Haydn: String Quartets Op. 54 - Parkanyi Quartet

Haydn: String Quartets Op. 54 - Parkanyi Quartet

Praga Digitals  PRD/DSD 250 272

Stereo/Multichannel Hybrid

Classical - Chamber

Haydn: String Quartet in G major Op. 54 No. 1, String Quartet in C major Op. 54 No. 2, String Quartet in E major Op. 54 No. 3

Parkanyi Quartet

These three Opus 54 Quartets exploit the archetype of the Classical quartet as defined in the famous Op.33 (PRD/DSD 250238, 250262), an ‘linstalmen’t that definitively imposed this genre, from Mozart up to the moderns. Their dramaturgy—at the same time structured, full of humour and hidden, sometimes transcendent—and virtuosity call for performers of rare instrumental cohesion in order to show to advantage these 'playlets' directed by the primarius. The Parkányi (formerly Orlando) Quartet excels in these learned games, seductive or mysterious, such as in the Adagio in C minor modulating into G minor of Op.54 no.2, one of the strangest ever written prior to the night musics of Béla Bartók, some 140 years later!

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DSD recording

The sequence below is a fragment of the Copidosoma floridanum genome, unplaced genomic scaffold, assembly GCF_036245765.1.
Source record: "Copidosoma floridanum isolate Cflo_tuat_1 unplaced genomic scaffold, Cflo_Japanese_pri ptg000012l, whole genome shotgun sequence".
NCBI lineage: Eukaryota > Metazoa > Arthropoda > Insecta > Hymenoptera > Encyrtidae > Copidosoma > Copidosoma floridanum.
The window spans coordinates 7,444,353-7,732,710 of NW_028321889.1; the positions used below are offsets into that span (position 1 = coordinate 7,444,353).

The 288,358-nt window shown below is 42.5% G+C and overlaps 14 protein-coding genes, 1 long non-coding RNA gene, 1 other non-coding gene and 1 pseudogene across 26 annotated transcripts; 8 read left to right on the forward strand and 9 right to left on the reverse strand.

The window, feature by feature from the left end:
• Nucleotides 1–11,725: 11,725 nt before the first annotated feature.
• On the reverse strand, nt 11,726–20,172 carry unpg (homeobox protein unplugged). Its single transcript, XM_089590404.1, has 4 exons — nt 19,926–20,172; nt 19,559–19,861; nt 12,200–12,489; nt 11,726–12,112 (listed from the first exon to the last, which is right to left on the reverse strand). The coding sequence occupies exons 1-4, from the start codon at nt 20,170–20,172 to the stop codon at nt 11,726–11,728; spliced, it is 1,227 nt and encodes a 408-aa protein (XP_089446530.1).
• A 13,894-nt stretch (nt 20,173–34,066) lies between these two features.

Reviews (1)

Review by Mark Novak - October 18, 2011

Praga are making their way through the Haydn string quartets in performances from their three “house” string quartets: Prazak, Parkanyi and Kocian. After the SACD of Op.74 back in 2005 by the Kocian Qt, it seems that the duties have switched to the Prazak and Parkanyi quartets who have divvied up the more recent releases. This release of the three Op.54 quartets is wonderfully played by the Parkanyi quartet. This quartet is one of the best performing groups today based on the evidence of their recordings. They bring a nice balance of romantic temperament to these classical period works that makes them come alive. The ensemble precision is amazing to hear but, unlike the metronomic precision of the Emerson quartet, I hear more humanity here with the Parkanyi. If you want to make your acquaintance with these quartets, you could hardly do better than the Parkanyi.

The recorded sound, captured in the Domovina Studio, Prague in May 2010, is a bit over reverberant for the music. I have complained about this in past issues in this series and while not quite as bad as the earlier releases in this regard, I still find the sound a bit unnatural (in stereo). Otherwise, the dynamics are wide and the instruments possess their natural characters. Overall, a very worthy addition to the ongoing Haydn series.

Copyright © 2011 Mark Novak and


Sonics (Stereo):

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